Have you ever thought about teaching?
You can start small. Let's say you know how to play the washboard. And you think it's cool, and you want to start your town's first washboard band. So you ask around through your friends and colleagues, and find someone else who's always dream of washboard-ing. In order to get your skills up (and to secure this friendship forever), you can offer a crash-course in playing the washboard - for free. Who can turn down a free class? You do a little research online, come up 4 or 5 little lessons, and invite your new washboard buddy over for class.
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Well, now that you've got a little bit of teaching experience under your belt, you can start to widen your audience of students. Ask your First Washboard Friend and any Successive Washboard Friends for a good reference, and look for teaching opportunities in places like this:
- homeschool groups - homeschooling is definitely on the rise, and many homeschoolers participate in educational co-ops one or two days a week. One friend of mine is involved in a local chapter of Classical Conversations that has a Lego class in the afternoon! Seriously - a Lego class! I have no idea what that actually entails, but I like to imagine what those lesson plans look like.
- after-school programs - both public and private schools are often looking for unique learning opportunities for their students in after-school programs. Ask your teacher friends for names of people you might contact to talk about what you have to offer.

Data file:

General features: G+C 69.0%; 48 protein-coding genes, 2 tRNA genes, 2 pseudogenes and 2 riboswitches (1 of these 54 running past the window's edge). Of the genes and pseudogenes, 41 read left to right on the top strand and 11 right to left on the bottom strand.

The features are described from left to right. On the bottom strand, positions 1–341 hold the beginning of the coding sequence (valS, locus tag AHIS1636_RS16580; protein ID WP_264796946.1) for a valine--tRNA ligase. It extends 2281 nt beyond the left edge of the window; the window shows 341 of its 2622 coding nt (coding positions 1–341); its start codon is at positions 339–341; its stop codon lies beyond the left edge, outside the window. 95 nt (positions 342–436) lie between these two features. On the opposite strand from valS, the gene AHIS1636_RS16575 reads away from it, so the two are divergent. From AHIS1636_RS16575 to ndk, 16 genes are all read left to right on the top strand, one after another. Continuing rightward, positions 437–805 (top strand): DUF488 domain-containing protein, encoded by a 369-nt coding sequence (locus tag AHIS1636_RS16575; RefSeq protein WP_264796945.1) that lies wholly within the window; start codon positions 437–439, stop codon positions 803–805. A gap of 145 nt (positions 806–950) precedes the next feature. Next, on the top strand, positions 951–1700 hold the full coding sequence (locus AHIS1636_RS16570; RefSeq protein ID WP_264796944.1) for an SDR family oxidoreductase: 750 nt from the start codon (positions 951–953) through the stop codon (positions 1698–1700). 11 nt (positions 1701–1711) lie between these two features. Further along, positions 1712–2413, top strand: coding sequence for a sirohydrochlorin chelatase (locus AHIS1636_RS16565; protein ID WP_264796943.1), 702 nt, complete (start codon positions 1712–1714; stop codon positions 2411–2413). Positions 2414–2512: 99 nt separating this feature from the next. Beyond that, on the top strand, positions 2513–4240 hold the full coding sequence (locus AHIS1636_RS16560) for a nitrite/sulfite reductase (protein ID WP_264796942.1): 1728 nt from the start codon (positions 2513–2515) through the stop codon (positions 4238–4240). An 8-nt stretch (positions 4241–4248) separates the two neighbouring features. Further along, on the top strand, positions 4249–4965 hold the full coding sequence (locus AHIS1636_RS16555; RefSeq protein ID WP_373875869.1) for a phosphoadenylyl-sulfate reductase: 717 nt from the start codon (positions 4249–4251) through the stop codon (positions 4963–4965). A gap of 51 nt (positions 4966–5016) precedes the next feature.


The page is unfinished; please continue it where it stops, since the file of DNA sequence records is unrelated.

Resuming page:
- summer camps - kids are interested in all kinds of things - and parents are interested in all kinds of things FOR their kids! The Mr. spent one summer in grad school taking middle schoolers kayaking with the Parks and Rec department in town. I know a retired art teacher who has a week-long "art camp" two or three times a summer for her friends' kids. Local theaters often have drama camps that culminate in a small-scale performance. The summers that I worked at camp, there were a few local artisans who were hired to teach pottery, sewing, and woodworking.
- private tutoring and lessons- this is especially relevant if your skill is more academic or artistic in nature. I have a friend who tutors kids in Spanish a couple of evenings a week; I can think of others who have versatile writing skills that they could market to highschoolers or college students. My professional musician friends give lessons in their living room.
- friends - I've recently tossed the idea around briefly with a friend to host a get-together night where everyone brings a few dollars to cover the cost of supplies, and we make lip balm or soap together. While it's not exactly teaching to make money, it is a chance to try a new skill together and minimize the cost. In other places I've lived, friends have gotten together to can tomatoes, brew beer, make homemade vanilla extract, or craft cards.
- adult education programs through libraries, parks and recreation departments, community colleges, churches, YMCAs, etc. - Adults like to learn too ... and often are interested in more niche fields than kids. You can teach composting techniques, basket weaving, silkworm cultivation, or Arabic. Some places are looking for short-term classes (like a two-hour introduction to composting techniques) while others want to offer classes over multiple weeks. (I've just been accepted to teach a modern quilting class through my local Adult Ed. department this summer - Make a Baby Quilt in 6 weeks! I first taught some friends how to quilt a few summers ago and I'm using the same strategy this time.)
- the gym - you've taken a lot of classes there, right? How about looking into what it takes to teach?
What kind of class would you like to teach? Can I be your guinea-pig student?